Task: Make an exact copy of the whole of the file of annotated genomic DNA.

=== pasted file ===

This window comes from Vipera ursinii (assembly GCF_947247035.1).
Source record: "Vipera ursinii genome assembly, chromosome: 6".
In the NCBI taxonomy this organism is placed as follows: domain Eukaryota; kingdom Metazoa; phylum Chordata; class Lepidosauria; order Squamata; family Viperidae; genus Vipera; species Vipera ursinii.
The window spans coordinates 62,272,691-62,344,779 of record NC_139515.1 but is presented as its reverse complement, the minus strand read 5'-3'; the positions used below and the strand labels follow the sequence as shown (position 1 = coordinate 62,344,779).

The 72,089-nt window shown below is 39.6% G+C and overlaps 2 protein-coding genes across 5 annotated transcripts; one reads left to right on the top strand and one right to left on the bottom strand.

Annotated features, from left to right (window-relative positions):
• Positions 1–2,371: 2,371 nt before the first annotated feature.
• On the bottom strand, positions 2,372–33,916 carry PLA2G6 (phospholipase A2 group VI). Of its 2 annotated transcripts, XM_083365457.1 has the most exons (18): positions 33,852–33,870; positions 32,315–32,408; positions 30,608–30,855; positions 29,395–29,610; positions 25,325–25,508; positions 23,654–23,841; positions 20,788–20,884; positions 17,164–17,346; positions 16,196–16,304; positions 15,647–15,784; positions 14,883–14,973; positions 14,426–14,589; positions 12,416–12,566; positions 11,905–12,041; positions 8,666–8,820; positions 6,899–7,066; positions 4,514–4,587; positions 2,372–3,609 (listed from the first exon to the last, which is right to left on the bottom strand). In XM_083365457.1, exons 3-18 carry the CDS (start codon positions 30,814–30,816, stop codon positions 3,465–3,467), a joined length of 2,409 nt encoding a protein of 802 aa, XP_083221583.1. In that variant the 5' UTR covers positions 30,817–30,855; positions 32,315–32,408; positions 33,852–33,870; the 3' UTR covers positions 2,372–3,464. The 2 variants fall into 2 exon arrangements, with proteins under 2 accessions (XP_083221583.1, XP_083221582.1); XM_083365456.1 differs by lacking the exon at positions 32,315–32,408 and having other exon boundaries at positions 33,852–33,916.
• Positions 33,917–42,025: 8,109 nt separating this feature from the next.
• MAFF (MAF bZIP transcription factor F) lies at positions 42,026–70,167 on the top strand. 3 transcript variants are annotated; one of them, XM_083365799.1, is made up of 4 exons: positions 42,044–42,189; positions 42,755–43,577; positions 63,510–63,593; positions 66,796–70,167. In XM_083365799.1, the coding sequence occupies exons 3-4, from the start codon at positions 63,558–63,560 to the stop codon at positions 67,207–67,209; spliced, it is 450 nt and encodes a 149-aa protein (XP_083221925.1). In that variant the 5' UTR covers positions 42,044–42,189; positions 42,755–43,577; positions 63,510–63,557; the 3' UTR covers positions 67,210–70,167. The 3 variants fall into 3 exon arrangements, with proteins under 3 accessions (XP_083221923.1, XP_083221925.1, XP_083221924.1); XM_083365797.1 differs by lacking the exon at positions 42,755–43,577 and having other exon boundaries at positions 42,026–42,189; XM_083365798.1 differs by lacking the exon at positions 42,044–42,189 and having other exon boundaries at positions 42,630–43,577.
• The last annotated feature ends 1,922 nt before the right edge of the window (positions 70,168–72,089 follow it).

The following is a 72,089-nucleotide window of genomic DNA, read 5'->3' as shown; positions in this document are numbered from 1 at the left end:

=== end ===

This window comes from Vipera ursinii (assembly GCF_947247035.1).
Source record: "Vipera ursinii genome assembly, chromosome: 6".
In the NCBI taxonomy this organism is placed as follows: domain Eukaryota; kingdom Metazoa; phylum Chordata; class Lepidosauria; order Squamata; family Viperidae; genus Vipera; species Vipera ursinii.
The window spans coordinates 62,272,691-62,344,779 of record NC_139515.1 but is presented as its reverse complement, the minus strand read 5'-3'; the positions used below and the strand labels follow the sequence as shown (position 1 = coordinate 62,344,779).

The 72,089-nt window shown below is 39.6% G+C and overlaps 2 protein-coding genes across 5 annotated transcripts; one reads left to right on the top strand and one right to left on the bottom strand.

Annotated features, from left to right (window-relative positions):
• Positions 1–2,371: 2,371 nt before the first annotated feature.
• On the bottom strand, positions 2,372–33,916 carry PLA2G6 (phospholipase A2 group VI). Of its 2 annotated transcripts, XM_083365457.1 has the most exons (18): positions 33,852–33,870; positions 32,315–32,408; positions 30,608–30,855; positions 29,395–29,610; positions 25,325–25,508; positions 23,654–23,841; positions 20,788–20,884; positions 17,164–17,346; positions 16,196–16,304; positions 15,647–15,784; positions 14,883–14,973; positions 14,426–14,589; positions 12,416–12,566; positions 11,905–12,041; positions 8,666–8,820; positions 6,899–7,066; positions 4,514–4,587; positions 2,372–3,609 (listed from the first exon to the last, which is right to left on the bottom strand). In XM_083365457.1, exons 3-18 carry the CDS (start codon positions 30,814–30,816, stop codon positions 3,465–3,467), a joined length of 2,409 nt encoding a protein of 802 aa, XP_083221583.1. In that variant the 5' UTR covers positions 30,817–30,855; positions 32,315–32,408; positions 33,852–33,870; the 3' UTR covers positions 2,372–3,464. The 2 variants fall into 2 exon arrangements, with proteins under 2 accessions (XP_083221583.1, XP_083221582.1); XM_083365456.1 differs by lacking the exon at positions 32,315–32,408 and having other exon boundaries at positions 33,852–33,916.
• Positions 33,917–42,025: 8,109 nt separating this feature from the next.
• MAFF (MAF bZIP transcription factor F) lies at positions 42,026–70,167 on the top strand. 3 transcript variants are annotated; one of them, XM_083365799.1, is made up of 4 exons: positions 42,044–42,189; positions 42,755–43,577; positions 63,510–63,593; positions 66,796–70,167. In XM_083365799.1, the coding sequence occupies exons 3-4, from the start codon at positions 63,558–63,560 to the stop codon at positions 67,207–67,209; spliced, it is 450 nt and encodes a 149-aa protein (XP_083221925.1). In that variant the 5' UTR covers positions 42,044–42,189; positions 42,755–43,577; positions 63,510–63,557; the 3' UTR covers positions 67,210–70,167. The 3 variants fall into 3 exon arrangements, with proteins under 3 accessions (XP_083221923.1, XP_083221925.1, XP_083221924.1); XM_083365797.1 differs by lacking the exon at positions 42,755–43,577 and having other exon boundaries at positions 42,026–42,189; XM_083365798.1 differs by lacking the exon at positions 42,044–42,189 and having other exon boundaries at positions 42,630–43,577.
• The last annotated feature ends 1,922 nt before the right edge of the window (positions 70,168–72,089 follow it).

The following is a 72,089-nucleotide window of genomic DNA, read 5'->3' as shown; positions in this document are numbered from 1 at the left end: